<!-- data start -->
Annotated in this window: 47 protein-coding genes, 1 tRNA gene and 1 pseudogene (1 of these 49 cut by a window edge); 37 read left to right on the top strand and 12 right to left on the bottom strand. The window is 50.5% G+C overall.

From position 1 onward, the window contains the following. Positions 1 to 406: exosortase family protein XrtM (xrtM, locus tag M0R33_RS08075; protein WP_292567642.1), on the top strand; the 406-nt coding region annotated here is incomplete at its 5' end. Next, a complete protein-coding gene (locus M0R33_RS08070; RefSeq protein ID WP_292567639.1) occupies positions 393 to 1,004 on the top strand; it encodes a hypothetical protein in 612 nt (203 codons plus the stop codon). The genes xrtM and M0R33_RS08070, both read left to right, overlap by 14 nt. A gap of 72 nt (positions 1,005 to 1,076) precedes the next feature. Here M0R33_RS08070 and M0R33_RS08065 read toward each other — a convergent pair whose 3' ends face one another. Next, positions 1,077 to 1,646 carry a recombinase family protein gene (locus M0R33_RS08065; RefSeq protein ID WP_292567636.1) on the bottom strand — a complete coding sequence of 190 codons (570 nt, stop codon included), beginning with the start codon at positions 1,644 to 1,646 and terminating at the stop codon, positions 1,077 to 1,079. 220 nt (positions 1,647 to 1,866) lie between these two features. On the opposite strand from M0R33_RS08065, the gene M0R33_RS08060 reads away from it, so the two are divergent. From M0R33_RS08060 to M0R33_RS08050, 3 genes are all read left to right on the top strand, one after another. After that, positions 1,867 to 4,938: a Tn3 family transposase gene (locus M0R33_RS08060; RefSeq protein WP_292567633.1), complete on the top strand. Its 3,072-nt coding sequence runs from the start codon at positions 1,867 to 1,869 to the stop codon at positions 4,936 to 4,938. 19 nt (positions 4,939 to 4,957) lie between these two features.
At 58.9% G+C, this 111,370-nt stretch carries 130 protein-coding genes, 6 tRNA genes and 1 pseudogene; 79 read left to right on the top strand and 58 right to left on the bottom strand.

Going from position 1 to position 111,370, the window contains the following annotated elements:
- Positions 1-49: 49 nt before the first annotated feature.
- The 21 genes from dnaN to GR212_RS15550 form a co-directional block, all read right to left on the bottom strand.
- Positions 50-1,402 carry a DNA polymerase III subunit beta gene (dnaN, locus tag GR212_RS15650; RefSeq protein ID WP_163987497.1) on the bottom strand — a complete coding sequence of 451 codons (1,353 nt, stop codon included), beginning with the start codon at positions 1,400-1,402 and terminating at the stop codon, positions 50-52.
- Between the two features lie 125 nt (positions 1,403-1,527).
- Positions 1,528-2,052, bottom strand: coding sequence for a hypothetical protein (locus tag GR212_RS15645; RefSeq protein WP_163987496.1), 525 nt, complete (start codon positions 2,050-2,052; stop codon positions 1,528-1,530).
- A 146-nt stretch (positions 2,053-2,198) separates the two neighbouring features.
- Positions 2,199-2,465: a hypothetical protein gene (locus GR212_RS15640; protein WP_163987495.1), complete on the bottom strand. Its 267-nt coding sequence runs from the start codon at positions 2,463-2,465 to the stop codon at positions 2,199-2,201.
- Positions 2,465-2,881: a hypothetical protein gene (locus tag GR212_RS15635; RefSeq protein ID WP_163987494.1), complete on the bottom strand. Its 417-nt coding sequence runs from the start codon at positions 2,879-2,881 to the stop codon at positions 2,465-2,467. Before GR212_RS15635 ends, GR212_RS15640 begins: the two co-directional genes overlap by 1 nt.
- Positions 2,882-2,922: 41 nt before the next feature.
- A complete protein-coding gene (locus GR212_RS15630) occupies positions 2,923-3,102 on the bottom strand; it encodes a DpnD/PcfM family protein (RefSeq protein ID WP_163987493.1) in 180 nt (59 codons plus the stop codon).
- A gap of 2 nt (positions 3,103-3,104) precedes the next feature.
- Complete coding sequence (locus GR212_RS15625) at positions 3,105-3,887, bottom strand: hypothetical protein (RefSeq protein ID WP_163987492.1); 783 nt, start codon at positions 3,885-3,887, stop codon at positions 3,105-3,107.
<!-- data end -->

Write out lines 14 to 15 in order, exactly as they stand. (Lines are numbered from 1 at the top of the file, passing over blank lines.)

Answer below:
- A complete protein-coding gene (locus GR212_RS15630) occupies positions 2,923-3,102 on the bottom strand; it encodes a DpnD/PcfM family protein (RefSeq protein ID WP_163987493.1) in 180 nt (59 codons plus the stop codon).
- A gap of 2 nt (positions 3,103-3,104) precedes the next feature.